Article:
NOTICE: The 2016 tupelo season is over and the good news is that we finally have some tupelo honey for sale. Unfortunately, however, the weather was not ideal and the beekeepers got about 30% of a normal year. We do not expect our current supply to last for a full year. Because there was a crop failure last year, and only a small crop this year, our beekeeper partners have significantly increased tupelo honey prices in order to make ends meet. These increases are reflected in our pricing below.
Floral Source: Tupelo honey comes from the green-white blossom of the white tupelo gum tree (Nyssa Ogeche). These blossoms are notoriously fragile, and the weather must be just right to produce an abundant honey crop. In good years, tupelo trees will bloom for only a few weeks. In bad years, the nectar flow is over in a few days. Years of experience and good beekeeping skills are required to produce great tupelo honey.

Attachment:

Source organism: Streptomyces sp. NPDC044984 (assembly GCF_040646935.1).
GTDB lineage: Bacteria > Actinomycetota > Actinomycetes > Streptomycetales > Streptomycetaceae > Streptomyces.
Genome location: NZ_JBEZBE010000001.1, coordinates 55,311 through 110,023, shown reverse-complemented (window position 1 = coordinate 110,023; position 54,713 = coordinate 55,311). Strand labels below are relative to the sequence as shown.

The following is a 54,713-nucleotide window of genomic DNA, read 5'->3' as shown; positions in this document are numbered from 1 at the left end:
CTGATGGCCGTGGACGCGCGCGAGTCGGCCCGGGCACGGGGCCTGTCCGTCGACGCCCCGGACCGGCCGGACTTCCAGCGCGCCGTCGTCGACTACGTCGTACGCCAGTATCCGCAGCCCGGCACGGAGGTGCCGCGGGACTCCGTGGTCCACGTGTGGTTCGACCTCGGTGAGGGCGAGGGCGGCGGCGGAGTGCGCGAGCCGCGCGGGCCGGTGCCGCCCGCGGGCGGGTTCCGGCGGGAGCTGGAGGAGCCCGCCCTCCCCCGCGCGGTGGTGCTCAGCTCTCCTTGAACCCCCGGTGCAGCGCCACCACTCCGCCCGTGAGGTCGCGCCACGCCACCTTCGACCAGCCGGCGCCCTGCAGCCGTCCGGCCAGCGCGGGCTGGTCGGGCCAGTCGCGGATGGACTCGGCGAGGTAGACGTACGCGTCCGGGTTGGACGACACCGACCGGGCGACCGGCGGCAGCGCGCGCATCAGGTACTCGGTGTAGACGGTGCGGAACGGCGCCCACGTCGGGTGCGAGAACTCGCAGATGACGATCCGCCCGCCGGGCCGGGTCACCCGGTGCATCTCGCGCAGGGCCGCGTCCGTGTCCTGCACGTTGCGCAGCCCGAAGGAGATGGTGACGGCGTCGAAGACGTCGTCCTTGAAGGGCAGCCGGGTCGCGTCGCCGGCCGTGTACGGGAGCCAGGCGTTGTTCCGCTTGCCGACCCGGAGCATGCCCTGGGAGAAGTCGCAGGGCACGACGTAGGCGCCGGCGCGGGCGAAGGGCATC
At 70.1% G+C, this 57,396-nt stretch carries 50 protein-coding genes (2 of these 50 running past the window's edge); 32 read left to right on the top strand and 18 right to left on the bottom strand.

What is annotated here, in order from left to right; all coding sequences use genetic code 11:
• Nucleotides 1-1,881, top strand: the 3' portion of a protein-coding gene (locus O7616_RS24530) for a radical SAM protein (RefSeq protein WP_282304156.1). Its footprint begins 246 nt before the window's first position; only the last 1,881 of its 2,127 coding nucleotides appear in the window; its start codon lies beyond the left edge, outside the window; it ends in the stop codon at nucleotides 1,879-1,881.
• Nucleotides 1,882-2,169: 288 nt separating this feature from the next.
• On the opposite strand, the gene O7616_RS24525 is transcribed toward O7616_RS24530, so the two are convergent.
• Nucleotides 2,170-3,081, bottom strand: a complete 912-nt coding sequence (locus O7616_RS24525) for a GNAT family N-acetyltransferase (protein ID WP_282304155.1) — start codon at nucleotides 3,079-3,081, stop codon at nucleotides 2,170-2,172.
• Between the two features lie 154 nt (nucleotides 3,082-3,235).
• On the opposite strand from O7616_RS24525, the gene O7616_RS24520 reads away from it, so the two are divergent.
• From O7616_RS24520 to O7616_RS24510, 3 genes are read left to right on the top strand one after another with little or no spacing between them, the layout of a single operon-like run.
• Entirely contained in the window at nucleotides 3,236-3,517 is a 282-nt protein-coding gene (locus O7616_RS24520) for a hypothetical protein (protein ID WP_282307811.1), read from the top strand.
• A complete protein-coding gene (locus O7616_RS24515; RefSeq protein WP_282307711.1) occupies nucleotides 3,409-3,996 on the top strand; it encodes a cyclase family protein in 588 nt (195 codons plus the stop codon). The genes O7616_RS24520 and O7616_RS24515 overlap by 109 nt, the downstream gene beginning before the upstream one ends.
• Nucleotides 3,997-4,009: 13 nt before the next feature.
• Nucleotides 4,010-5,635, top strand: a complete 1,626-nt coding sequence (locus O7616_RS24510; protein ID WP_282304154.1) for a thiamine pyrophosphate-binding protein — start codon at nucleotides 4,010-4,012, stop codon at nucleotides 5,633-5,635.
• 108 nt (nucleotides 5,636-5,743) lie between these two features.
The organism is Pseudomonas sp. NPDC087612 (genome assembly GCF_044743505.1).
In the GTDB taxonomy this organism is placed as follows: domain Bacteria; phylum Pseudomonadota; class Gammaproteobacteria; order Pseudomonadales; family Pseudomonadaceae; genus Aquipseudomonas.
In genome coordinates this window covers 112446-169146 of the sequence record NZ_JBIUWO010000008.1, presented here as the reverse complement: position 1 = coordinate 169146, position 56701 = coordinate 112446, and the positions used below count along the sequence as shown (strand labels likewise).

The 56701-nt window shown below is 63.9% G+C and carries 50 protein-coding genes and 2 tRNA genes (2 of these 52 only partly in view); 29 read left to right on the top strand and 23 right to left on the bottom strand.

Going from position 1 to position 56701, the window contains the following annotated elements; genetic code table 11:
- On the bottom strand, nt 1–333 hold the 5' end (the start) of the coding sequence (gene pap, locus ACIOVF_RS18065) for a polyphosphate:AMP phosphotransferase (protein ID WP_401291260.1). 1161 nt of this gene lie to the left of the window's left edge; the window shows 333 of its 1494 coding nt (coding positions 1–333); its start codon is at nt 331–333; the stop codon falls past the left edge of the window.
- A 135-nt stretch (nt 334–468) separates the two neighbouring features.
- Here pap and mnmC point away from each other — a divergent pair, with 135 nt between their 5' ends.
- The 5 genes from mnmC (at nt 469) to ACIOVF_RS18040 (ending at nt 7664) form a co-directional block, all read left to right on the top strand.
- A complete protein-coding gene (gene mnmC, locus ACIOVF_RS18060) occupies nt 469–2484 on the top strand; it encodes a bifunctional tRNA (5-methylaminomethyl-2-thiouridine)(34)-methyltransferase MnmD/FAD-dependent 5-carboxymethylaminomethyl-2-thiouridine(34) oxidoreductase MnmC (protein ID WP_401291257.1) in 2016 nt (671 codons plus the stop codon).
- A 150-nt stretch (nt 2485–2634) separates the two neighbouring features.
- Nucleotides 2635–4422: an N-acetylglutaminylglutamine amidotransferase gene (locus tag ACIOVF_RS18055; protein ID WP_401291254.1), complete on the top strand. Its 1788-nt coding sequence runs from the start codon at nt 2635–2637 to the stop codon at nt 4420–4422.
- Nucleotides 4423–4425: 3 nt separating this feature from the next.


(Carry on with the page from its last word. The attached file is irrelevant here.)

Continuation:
Origin: This raw unfiltered honey comes from the white tupelo trees that thrive in the many rivers, lakes and wetlands in the middle section of the Florida panhandle. The Apalachicola and Chipola river basins, which run from North to South in Gulf County, contain some of the highest concentrations of tupelo trees in the world.
Color and Taste: The color of raw tupelo honey ranges from Extra Light Amber to Light Amber and it has a cloudy, greenish hue when held up to the light. Tupelo honey has an amazing flavor profile. It has a bright and unique floral burst that dissolves easily on the tongue, and has a very pleasing finish. When tasting for the first time, folks tend to break into a wide smile and say "Wow, I never knew that honey could taste so good!" One customer called it a gift from the gods, and we would have to agree.